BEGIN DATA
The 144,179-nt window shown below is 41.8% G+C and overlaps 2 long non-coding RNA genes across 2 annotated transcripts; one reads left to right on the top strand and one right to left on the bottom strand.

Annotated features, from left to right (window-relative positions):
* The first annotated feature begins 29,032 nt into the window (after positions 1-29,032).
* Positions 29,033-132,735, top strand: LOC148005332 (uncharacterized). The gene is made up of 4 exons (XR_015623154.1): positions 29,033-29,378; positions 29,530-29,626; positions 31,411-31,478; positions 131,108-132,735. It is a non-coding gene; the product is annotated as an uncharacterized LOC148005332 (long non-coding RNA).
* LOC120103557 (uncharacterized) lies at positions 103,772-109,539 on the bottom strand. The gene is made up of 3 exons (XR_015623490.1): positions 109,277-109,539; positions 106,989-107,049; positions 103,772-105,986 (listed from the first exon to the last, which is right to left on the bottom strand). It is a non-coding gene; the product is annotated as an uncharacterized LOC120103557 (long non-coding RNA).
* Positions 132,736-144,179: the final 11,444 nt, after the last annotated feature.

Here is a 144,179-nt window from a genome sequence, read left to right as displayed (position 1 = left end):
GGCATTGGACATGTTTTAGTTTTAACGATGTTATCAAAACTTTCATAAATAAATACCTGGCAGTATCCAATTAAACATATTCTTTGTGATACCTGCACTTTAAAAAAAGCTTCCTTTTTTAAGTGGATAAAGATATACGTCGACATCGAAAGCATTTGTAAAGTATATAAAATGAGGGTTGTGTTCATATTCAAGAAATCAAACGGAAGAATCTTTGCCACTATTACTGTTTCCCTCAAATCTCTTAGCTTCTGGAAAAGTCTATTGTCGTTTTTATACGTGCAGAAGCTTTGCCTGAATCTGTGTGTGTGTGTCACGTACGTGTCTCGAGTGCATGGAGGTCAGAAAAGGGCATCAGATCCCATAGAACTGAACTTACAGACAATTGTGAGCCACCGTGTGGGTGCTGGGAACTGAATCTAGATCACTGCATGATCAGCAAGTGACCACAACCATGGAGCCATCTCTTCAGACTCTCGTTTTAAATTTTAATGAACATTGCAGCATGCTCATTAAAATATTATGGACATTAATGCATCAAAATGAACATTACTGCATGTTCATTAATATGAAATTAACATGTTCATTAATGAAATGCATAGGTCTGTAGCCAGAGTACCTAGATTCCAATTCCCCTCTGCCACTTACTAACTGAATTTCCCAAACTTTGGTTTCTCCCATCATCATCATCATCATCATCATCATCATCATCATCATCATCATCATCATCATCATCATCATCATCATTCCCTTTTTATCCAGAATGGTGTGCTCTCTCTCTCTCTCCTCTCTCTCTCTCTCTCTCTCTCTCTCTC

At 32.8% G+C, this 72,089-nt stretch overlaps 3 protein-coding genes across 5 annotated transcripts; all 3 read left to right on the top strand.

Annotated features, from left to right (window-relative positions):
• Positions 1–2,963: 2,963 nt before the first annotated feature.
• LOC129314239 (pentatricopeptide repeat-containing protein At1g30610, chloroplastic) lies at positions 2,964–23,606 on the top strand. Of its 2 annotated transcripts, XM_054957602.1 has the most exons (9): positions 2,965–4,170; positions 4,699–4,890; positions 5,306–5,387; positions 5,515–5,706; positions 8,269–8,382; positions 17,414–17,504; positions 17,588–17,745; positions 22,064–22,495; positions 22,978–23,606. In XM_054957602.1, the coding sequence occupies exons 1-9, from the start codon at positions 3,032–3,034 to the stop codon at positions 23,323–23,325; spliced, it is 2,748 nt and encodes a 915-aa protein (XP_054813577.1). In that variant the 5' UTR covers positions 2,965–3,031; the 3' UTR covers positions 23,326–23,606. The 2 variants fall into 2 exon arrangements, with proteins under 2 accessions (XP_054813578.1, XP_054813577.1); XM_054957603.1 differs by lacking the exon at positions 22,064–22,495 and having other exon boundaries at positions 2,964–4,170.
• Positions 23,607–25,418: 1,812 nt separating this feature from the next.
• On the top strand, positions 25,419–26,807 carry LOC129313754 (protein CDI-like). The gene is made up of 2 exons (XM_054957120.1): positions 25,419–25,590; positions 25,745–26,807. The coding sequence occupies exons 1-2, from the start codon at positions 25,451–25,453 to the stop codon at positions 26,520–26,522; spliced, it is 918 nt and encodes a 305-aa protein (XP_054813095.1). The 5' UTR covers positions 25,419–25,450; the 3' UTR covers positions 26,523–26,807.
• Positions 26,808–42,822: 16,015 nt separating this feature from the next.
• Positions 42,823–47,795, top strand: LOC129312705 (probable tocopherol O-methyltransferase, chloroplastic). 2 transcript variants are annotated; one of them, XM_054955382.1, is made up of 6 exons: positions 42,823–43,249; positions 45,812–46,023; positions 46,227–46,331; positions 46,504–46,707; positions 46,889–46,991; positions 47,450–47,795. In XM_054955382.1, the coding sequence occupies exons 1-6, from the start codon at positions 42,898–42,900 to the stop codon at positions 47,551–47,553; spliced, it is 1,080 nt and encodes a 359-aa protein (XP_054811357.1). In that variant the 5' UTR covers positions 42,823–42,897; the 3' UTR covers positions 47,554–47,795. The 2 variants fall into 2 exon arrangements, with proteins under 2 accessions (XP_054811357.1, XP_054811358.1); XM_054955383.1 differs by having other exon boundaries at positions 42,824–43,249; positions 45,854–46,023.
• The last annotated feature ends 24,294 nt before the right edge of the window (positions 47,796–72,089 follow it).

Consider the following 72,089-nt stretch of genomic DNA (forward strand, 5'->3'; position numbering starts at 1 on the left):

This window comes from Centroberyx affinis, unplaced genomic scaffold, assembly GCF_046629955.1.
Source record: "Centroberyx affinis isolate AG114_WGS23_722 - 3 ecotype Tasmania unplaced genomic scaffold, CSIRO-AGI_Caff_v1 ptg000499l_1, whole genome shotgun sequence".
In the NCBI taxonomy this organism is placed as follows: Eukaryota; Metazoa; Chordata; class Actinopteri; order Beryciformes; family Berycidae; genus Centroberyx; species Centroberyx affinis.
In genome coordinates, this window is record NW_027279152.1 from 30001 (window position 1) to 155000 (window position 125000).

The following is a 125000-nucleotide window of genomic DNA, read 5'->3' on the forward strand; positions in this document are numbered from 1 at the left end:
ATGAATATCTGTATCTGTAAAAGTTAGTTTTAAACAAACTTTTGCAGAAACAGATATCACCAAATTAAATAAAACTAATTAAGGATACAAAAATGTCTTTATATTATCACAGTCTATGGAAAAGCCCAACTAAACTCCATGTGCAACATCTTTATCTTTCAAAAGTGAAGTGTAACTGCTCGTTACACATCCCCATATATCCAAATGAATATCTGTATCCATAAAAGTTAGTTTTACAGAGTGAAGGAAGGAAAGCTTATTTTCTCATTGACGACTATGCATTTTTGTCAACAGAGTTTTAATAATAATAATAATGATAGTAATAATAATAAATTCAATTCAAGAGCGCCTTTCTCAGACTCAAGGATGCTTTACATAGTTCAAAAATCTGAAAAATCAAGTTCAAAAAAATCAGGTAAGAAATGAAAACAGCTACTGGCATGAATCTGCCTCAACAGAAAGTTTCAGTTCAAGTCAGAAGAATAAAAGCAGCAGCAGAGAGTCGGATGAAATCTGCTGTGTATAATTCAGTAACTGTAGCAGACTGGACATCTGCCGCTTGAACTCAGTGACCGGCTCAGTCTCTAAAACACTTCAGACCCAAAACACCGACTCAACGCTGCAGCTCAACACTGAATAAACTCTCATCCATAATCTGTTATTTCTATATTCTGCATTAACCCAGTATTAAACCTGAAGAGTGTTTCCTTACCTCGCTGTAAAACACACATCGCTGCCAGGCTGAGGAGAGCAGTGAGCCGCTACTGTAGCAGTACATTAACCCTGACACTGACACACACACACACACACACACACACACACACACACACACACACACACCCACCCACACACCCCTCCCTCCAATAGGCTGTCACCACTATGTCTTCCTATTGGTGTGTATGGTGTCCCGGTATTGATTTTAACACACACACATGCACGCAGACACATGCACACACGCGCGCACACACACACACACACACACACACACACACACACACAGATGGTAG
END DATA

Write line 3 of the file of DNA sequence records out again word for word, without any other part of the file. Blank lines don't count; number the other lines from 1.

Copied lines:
* The first annotated feature begins 29,032 nt into the window (after positions 1-29,032).